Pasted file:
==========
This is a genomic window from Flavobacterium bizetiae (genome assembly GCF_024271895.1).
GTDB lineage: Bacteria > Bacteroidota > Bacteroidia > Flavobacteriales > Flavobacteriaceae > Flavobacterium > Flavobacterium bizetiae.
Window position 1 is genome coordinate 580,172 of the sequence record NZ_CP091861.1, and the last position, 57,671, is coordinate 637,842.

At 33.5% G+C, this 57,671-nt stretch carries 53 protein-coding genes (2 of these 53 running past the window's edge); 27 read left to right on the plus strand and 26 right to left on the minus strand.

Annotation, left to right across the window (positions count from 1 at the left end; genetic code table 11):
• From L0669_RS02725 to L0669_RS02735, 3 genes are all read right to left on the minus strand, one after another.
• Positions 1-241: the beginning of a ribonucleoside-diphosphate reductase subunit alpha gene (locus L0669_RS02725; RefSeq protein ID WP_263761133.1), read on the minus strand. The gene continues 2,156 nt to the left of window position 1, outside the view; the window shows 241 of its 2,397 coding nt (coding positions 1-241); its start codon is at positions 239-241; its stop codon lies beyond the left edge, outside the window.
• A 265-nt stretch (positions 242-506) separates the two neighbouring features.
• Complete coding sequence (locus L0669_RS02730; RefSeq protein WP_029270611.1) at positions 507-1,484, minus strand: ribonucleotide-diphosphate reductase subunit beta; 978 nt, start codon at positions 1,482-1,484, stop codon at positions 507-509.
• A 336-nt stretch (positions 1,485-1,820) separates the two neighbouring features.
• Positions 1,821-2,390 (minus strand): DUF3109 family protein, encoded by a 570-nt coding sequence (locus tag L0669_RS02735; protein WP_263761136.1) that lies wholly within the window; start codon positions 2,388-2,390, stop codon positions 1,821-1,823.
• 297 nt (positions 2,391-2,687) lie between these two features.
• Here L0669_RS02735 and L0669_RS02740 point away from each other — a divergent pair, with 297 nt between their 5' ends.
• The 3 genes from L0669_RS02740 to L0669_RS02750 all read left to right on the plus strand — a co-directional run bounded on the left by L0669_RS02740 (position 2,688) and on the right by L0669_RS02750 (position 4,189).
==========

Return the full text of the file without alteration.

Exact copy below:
This is a genomic window from Flavobacterium bizetiae (genome assembly GCF_024271895.1).
GTDB lineage: Bacteria > Bacteroidota > Bacteroidia > Flavobacteriales > Flavobacteriaceae > Flavobacterium > Flavobacterium bizetiae.
Window position 1 is genome coordinate 580,172 of the sequence record NZ_CP091861.1, and the last position, 57,671, is coordinate 637,842.

At 33.5% G+C, this 57,671-nt stretch carries 53 protein-coding genes (2 of these 53 running past the window's edge); 27 read left to right on the plus strand and 26 right to left on the minus strand.

Annotation, left to right across the window (positions count from 1 at the left end; genetic code table 11):
• From L0669_RS02725 to L0669_RS02735, 3 genes are all read right to left on the minus strand, one after another.
• Positions 1-241: the beginning of a ribonucleoside-diphosphate reductase subunit alpha gene (locus L0669_RS02725; RefSeq protein ID WP_263761133.1), read on the minus strand. The gene continues 2,156 nt to the left of window position 1, outside the view; the window shows 241 of its 2,397 coding nt (coding positions 1-241); its start codon is at positions 239-241; its stop codon lies beyond the left edge, outside the window.
• A 265-nt stretch (positions 242-506) separates the two neighbouring features.
• Complete coding sequence (locus L0669_RS02730; RefSeq protein WP_029270611.1) at positions 507-1,484, minus strand: ribonucleotide-diphosphate reductase subunit beta; 978 nt, start codon at positions 1,482-1,484, stop codon at positions 507-509.
• A 336-nt stretch (positions 1,485-1,820) separates the two neighbouring features.
• Positions 1,821-2,390 (minus strand): DUF3109 family protein, encoded by a 570-nt coding sequence (locus tag L0669_RS02735; protein WP_263761136.1) that lies wholly within the window; start codon positions 2,388-2,390, stop codon positions 1,821-1,823.
• 297 nt (positions 2,391-2,687) lie between these two features.
• Here L0669_RS02735 and L0669_RS02740 point away from each other — a divergent pair, with 297 nt between their 5' ends.
• The 3 genes from L0669_RS02740 to L0669_RS02750 all read left to right on the plus strand — a co-directional run bounded on the left by L0669_RS02740 (position 2,688) and on the right by L0669_RS02750 (position 4,189).